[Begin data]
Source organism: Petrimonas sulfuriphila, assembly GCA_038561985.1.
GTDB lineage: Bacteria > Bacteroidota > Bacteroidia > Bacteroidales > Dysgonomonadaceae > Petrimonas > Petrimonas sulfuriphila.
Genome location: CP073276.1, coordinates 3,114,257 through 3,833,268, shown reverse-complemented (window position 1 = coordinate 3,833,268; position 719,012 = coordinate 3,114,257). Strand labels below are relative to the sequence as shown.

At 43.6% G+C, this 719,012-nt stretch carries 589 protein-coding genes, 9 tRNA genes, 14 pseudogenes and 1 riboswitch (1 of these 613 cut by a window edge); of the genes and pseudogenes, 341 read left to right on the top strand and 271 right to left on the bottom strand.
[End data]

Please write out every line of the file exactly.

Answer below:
Source organism: Petrimonas sulfuriphila, assembly GCA_038561985.1.
GTDB lineage: Bacteria > Bacteroidota > Bacteroidia > Bacteroidales > Dysgonomonadaceae > Petrimonas > Petrimonas sulfuriphila.
Genome location: CP073276.1, coordinates 3,114,257 through 3,833,268, shown reverse-complemented (window position 1 = coordinate 3,833,268; position 719,012 = coordinate 3,114,257). Strand labels below are relative to the sequence as shown.

At 43.6% G+C, this 719,012-nt stretch carries 589 protein-coding genes, 9 tRNA genes, 14 pseudogenes and 1 riboswitch (1 of these 613 cut by a window edge); of the genes and pseudogenes, 341 read left to right on the top strand and 271 right to left on the bottom strand.